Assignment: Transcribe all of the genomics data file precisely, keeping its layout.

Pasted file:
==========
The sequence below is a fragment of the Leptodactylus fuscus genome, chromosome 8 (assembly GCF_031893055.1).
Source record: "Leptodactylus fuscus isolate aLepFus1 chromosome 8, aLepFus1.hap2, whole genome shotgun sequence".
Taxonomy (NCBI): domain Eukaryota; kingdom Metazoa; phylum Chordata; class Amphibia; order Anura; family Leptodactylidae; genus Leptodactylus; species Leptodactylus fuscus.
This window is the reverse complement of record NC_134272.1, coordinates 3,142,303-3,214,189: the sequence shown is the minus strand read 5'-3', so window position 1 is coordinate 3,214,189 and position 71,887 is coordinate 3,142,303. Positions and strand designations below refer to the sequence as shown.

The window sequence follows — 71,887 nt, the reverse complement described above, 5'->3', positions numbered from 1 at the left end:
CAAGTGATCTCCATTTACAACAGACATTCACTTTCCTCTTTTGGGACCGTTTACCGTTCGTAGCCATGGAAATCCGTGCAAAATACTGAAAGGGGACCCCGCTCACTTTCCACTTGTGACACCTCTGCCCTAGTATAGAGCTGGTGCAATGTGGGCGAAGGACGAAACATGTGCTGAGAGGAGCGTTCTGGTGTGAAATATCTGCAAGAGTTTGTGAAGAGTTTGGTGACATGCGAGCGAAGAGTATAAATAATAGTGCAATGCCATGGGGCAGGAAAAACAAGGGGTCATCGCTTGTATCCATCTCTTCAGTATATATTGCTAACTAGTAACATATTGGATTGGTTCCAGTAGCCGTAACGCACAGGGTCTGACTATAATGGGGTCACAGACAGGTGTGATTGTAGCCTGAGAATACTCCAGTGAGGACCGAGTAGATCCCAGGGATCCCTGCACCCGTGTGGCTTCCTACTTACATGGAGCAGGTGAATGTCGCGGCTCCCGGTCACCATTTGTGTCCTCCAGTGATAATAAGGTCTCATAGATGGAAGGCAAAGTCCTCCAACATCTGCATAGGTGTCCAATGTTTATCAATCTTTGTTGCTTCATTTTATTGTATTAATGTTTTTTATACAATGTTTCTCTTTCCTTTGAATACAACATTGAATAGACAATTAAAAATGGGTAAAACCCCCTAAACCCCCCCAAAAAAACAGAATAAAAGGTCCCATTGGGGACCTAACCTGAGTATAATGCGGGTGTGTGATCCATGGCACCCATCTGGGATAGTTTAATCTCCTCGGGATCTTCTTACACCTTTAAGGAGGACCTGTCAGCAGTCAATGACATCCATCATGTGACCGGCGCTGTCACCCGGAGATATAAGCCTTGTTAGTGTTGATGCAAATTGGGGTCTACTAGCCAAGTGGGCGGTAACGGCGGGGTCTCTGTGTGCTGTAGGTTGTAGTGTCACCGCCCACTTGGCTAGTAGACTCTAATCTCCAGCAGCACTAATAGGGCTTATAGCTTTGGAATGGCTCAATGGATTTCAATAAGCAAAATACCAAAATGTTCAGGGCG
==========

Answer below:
The sequence below is a fragment of the Leptodactylus fuscus genome, chromosome 8 (assembly GCF_031893055.1).
Source record: "Leptodactylus fuscus isolate aLepFus1 chromosome 8, aLepFus1.hap2, whole genome shotgun sequence".
Taxonomy (NCBI): domain Eukaryota; kingdom Metazoa; phylum Chordata; class Amphibia; order Anura; family Leptodactylidae; genus Leptodactylus; species Leptodactylus fuscus.
This window is the reverse complement of record NC_134272.1, coordinates 3,142,303-3,214,189: the sequence shown is the minus strand read 5'-3', so window position 1 is coordinate 3,214,189 and position 71,887 is coordinate 3,142,303. Positions and strand designations below refer to the sequence as shown.

The window sequence follows — 71,887 nt, the reverse complement described above, 5'->3', positions numbered from 1 at the left end:
CAAGTGATCTCCATTTACAACAGACATTCACTTTCCTCTTTTGGGACCGTTTACCGTTCGTAGCCATGGAAATCCGTGCAAAATACTGAAAGGGGACCCCGCTCACTTTCCACTTGTGACACCTCTGCCCTAGTATAGAGCTGGTGCAATGTGGGCGAAGGACGAAACATGTGCTGAGAGGAGCGTTCTGGTGTGAAATATCTGCAAGAGTTTGTGAAGAGTTTGGTGACATGCGAGCGAAGAGTATAAATAATAGTGCAATGCCATGGGGCAGGAAAAACAAGGGGTCATCGCTTGTATCCATCTCTTCAGTATATATTGCTAACTAGTAACATATTGGATTGGTTCCAGTAGCCGTAACGCACAGGGTCTGACTATAATGGGGTCACAGACAGGTGTGATTGTAGCCTGAGAATACTCCAGTGAGGACCGAGTAGATCCCAGGGATCCCTGCACCCGTGTGGCTTCCTACTTACATGGAGCAGGTGAATGTCGCGGCTCCCGGTCACCATTTGTGTCCTCCAGTGATAATAAGGTCTCATAGATGGAAGGCAAAGTCCTCCAACATCTGCATAGGTGTCCAATGTTTATCAATCTTTGTTGCTTCATTTTATTGTATTAATGTTTTTTATACAATGTTTCTCTTTCCTTTGAATACAACATTGAATAGACAATTAAAAATGGGTAAAACCCCCTAAACCCCCCCAAAAAAACAGAATAAAAGGTCCCATTGGGGACCTAACCTGAGTATAATGCGGGTGTGTGATCCATGGCACCCATCTGGGATAGTTTAATCTCCTCGGGATCTTCTTACACCTTTAAGGAGGACCTGTCAGCAGTCAATGACATCCATCATGTGACCGGCGCTGTCACCCGGAGATATAAGCCTTGTTAGTGTTGATGCAAATTGGGGTCTACTAGCCAAGTGGGCGGTAACGGCGGGGTCTCTGTGTGCTGTAGGTTGTAGTGTCACCGCCCACTTGGCTAGTAGACTCTAATCTCCAGCAGCACTAATAGGGCTTATAGCTTTGGAATGGCTCAATGGATTTCAATAAGCAAAATACCAAAATGTTCAGGGCG